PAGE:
“Whoa! Wait a minute! You mean to tell me that when you are mad at someone, you don’t find the meanest thing you can possibly say to exploit their most sensitive and vulnerable insecurities?!?!” **mind. blown!** Yep…sadly, these were my thoughts when I was a newlywed. Marrying Stanton Billy was one of the best choices I have ever made…not just because he is amazing…but because he has helped me to become better. I have often thought that he got the raw end of the deal (seriously not fishing for compliments here) because has endured quite a bit during our marriage: the poisoning which damaged my health and our checkbook, the resulting changes in my personality, and let’s not forget the clearly balanced and healthy person that the first sentence of this writing indicates that I was…poor guy…and he’s even done this without a straight-jacket or high-level sedatives!
What is my point? Well, there is a verse about how relationships are designed to help form us into better people: As iron sharpens iron, so one person sharpens another. (Proverbs 27:17 NIV) Now, I’m going to border on the blasphemous (again! I know!) But I see this verse differently…maybe it’s because of the word sharp…I tend to think of it as a negative. For example, I would describe the former Bekah (before Stan (b.S as his family refers to it)) as being very sharp…not as in sharp-witted…more as in sharp-tongued. I had very rough edges. I was not a super-loving or gentle person. I was damaged and harsh and calloused and I saw sensitivity as weakness. Anyway, back to the verse. Instead of sharpening, I think of the analogy more in terms of smoothing. I used to do ceramics and there are different stages and techniques that can be used before it is fired in the kiln versus after it is fired: When the piece has been fired, it is hardened and whitish in color. This is called a bisque. If there are flaws in a hardened bisque, you can sand them down with metal tools or super-coarse sand paper to smooth them out. But before the item is fired in the kiln, the mud is only slightly hardened by air. It is grayish in color and is easily damaged and is called greenware. Greenware often has flaws in it (It has been poured into a mold which will leave lines at the seams and what not) but these flaws are easily addressed. Instead of using metal tools or sandpaper, greenware can be “finger-sanded.” What this means is that by ever-so-gently rubbing the greenware with your fingers, you can sand off the extra lines and smooth out the flaws.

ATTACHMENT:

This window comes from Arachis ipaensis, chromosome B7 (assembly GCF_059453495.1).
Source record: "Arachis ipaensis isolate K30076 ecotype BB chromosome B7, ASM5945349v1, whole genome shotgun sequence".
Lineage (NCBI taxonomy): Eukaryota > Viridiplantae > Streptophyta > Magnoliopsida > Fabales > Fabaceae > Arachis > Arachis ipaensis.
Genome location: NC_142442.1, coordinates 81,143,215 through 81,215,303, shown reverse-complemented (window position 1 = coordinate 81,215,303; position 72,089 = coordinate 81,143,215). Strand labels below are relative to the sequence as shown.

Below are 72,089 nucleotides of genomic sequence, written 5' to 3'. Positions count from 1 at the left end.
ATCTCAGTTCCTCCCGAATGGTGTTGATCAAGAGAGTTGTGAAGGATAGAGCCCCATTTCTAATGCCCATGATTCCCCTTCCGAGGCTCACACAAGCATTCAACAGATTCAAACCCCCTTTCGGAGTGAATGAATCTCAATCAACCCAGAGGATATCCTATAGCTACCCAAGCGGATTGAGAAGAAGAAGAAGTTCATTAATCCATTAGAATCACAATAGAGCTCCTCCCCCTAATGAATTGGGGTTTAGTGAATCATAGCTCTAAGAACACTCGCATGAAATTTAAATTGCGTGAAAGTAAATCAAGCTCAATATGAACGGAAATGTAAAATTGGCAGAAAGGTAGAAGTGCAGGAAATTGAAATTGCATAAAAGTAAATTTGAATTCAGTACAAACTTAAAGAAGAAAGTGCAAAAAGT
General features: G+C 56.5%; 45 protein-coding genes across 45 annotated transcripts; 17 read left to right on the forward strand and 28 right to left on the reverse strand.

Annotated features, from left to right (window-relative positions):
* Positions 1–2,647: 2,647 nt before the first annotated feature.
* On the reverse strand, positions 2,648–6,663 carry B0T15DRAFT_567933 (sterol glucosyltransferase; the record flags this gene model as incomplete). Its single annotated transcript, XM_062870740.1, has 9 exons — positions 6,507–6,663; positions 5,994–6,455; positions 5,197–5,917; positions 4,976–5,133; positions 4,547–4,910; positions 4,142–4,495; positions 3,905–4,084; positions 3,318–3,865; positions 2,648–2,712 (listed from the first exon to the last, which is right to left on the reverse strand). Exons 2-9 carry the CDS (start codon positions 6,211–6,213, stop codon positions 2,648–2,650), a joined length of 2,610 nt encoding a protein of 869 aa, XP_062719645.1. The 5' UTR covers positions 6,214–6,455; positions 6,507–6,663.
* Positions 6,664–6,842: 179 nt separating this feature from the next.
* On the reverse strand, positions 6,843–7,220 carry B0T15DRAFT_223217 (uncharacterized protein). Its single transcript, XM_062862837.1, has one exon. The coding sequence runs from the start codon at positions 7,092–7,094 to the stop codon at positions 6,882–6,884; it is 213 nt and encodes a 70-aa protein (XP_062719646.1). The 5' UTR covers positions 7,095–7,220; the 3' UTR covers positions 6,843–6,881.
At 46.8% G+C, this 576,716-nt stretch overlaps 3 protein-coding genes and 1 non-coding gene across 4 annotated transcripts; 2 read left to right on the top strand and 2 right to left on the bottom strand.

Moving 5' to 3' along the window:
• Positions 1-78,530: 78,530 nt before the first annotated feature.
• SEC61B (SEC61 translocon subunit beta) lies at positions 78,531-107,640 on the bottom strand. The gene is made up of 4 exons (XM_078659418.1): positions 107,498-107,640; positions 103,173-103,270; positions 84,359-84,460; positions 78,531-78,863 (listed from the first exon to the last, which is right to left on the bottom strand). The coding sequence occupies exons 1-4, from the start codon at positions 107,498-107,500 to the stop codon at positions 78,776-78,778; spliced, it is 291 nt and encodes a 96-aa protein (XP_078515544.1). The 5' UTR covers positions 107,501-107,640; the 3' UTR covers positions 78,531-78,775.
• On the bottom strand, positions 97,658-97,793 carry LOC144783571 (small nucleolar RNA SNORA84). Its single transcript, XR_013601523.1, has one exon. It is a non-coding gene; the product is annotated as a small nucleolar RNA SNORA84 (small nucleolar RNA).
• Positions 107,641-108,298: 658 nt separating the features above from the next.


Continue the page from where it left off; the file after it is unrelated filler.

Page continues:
For the love…Bekah…what is the point? Glad you asked! When Stan and I met, I was a bisque that had not addressed my flaws while still a greenware. So instead of having smooth edges, I had sharp ridges…so sharp that I could quite easily cut someone. Stan’s approach to me was as gentle as if I were greenware. He didn’t try to harshly knock off any of my dangerously sharp points. He gently took my hand and just started walking through life with his eyes on Jesus. When we would encounter another of my harsh points, he would just point to Jesus again and smile. He didn’t try to point out my damage and my rough lines…I could see them clearly enough when I looked at Jesus and then looked at myself. This approach allowed me to want to change me (which is the only way that real and lasting changes occur.) This left me thankful to and for the man who held my hand and walked instead of pulling out the tools to do some heavy remodeling. This left me content and joyful instead of resentful. And despite what science says about it, I gradually transitioned from a bisque to greenware…reversed this irreversible transformation.
So, how are you doing with this? Are you a bisque or greenware? When you look at Jesus and yourself, do you have some rough edges to work on? What is he telling you to address right now? Do you have relationships that could be helping you in your quest to smooth out some flaws? What about the people around you? Do you feel the need to point at their flaws and yell “See it? It’s right there!!!!” Could you be taking a gentler approach? I’ve noticed that when change is desired by the person, it can be liberating and lead to healing. But when change is externally-motivated, resentment can build quickly. Are you trying to force change on others? If so, how could you become a source of empowerment for them instead of a dictator? How can you love them toward healing instead of giving them a nice, firm shove?
My prayer today is that we would address our wounds instead of ignoring them and that we would gently love others as we focus on Jesus…that we would be wounded healers…works of art that are still being refined but that already reach out to people and move them even while still incomplete. Much love friends,